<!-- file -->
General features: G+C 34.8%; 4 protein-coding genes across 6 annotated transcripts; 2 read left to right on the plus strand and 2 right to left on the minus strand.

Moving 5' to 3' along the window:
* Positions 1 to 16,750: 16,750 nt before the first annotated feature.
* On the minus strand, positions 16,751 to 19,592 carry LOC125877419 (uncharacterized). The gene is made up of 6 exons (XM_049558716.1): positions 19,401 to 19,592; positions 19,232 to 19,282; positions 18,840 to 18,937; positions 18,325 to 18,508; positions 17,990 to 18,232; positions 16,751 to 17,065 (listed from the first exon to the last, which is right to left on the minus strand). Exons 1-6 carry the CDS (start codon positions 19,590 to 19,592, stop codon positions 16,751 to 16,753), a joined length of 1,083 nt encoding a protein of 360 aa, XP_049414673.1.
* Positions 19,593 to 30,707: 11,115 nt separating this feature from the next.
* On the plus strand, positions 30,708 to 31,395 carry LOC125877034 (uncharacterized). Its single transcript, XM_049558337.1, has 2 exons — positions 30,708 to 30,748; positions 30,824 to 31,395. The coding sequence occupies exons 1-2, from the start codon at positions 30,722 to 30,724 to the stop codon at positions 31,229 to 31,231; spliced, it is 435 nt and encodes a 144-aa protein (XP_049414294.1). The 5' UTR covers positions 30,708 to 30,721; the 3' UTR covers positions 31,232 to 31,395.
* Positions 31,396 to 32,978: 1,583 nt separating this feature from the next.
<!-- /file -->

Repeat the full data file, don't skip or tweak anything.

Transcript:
General features: G+C 34.8%; 4 protein-coding genes across 6 annotated transcripts; 2 read left to right on the plus strand and 2 right to left on the minus strand.

Moving 5' to 3' along the window:
* Positions 1 to 16,750: 16,750 nt before the first annotated feature.
* On the minus strand, positions 16,751 to 19,592 carry LOC125877419 (uncharacterized). The gene is made up of 6 exons (XM_049558716.1): positions 19,401 to 19,592; positions 19,232 to 19,282; positions 18,840 to 18,937; positions 18,325 to 18,508; positions 17,990 to 18,232; positions 16,751 to 17,065 (listed from the first exon to the last, which is right to left on the minus strand). Exons 1-6 carry the CDS (start codon positions 19,590 to 19,592, stop codon positions 16,751 to 16,753), a joined length of 1,083 nt encoding a protein of 360 aa, XP_049414673.1.
* Positions 19,593 to 30,707: 11,115 nt separating this feature from the next.
* On the plus strand, positions 30,708 to 31,395 carry LOC125877034 (uncharacterized). Its single transcript, XM_049558337.1, has 2 exons — positions 30,708 to 30,748; positions 30,824 to 31,395. The coding sequence occupies exons 1-2, from the start codon at positions 30,722 to 30,724 to the stop codon at positions 31,229 to 31,231; spliced, it is 435 nt and encodes a 144-aa protein (XP_049414294.1). The 5' UTR covers positions 30,708 to 30,721; the 3' UTR covers positions 31,232 to 31,395.
* Positions 31,396 to 32,978: 1,583 nt separating this feature from the next.